# Metric derivative

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In mathematics, the metric derivative is a notion of derivative appropriate to parametrized paths in metric spaces. It generalizes the notion of "speed" or "absolute velocity" to spaces which have a notion of distance (i.e. metric spaces) but not direction (such as vector spaces).

## Definition

Let $(M,d)$ be a metric space. Let $E\subseteq \mathbb {R}$ have a limit point at $t\in \mathbb {R}$ . Let $\gamma :E\to M$ be a path. Then the metric derivative of $\gamma$ at $t$ , denoted $|\gamma '|(t)$ , is defined by

$|\gamma '|(t):=\lim _{s\to 0}{\frac {d(\gamma (t+s),\gamma (t))}{|s|}},$ if this limit exists.

## Properties

Recall that ACp(I; X) is the space of curves γ : IX such that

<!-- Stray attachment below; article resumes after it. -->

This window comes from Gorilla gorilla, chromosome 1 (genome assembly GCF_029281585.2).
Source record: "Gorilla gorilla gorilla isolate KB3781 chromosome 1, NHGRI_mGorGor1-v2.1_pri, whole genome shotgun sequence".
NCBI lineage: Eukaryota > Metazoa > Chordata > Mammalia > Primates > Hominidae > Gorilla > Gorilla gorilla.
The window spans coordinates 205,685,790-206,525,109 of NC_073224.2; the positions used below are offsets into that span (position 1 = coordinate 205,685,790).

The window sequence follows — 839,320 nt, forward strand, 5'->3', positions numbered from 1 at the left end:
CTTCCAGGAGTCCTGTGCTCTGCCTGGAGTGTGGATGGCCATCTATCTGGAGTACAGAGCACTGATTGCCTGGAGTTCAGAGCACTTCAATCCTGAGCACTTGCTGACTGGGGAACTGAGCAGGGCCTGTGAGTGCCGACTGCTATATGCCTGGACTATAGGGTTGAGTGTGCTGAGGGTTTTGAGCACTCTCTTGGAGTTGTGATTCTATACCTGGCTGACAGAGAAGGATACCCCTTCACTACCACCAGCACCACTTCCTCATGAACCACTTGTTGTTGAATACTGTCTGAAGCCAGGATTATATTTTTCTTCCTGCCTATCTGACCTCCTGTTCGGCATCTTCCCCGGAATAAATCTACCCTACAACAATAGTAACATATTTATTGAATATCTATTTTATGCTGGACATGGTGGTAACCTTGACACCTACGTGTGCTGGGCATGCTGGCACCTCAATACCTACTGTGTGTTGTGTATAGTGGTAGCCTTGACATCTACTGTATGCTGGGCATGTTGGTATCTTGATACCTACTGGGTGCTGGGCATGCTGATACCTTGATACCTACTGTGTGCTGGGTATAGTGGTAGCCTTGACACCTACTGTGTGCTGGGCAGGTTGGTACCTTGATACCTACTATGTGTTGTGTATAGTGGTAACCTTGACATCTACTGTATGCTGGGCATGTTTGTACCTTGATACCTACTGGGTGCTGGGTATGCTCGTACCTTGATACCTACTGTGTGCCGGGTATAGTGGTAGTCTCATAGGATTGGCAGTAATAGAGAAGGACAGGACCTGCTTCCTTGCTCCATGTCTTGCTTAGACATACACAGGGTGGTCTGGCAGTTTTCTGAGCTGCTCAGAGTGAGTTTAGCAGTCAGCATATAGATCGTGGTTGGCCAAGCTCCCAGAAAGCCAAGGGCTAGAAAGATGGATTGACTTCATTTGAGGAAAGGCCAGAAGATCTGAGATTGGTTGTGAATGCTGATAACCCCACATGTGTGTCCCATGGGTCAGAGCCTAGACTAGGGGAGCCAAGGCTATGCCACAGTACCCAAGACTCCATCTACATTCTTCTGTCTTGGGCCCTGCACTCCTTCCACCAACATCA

$d\left(\gamma (s),\gamma (t)\right)\leq \int _{s}^{t}m(\tau )\,\mathrm {d} \tau {\mbox{ for all }}[s,t]\subseteq I$ for some m in the Lp space Lp(I; R). For γ ∈ ACp(I; X), the metric derivative of γ exists for Lebesgue-almost all times in I, and the metric derivative is the smallest mLp(I; R) such that the above inequality holds.

If Euclidean space $\mathbb {R} ^{n}$ is equipped with its usual Euclidean norm $\|-\|$ , and ${\dot {\gamma }}:E\to V^{*}$ is the usual Fréchet derivative with respect to time, then

$|\gamma '|(t)=\|{\dot {\gamma }}(t)\|,$ where $d(x,y):=\|x-y\|$ is the Euclidean metric.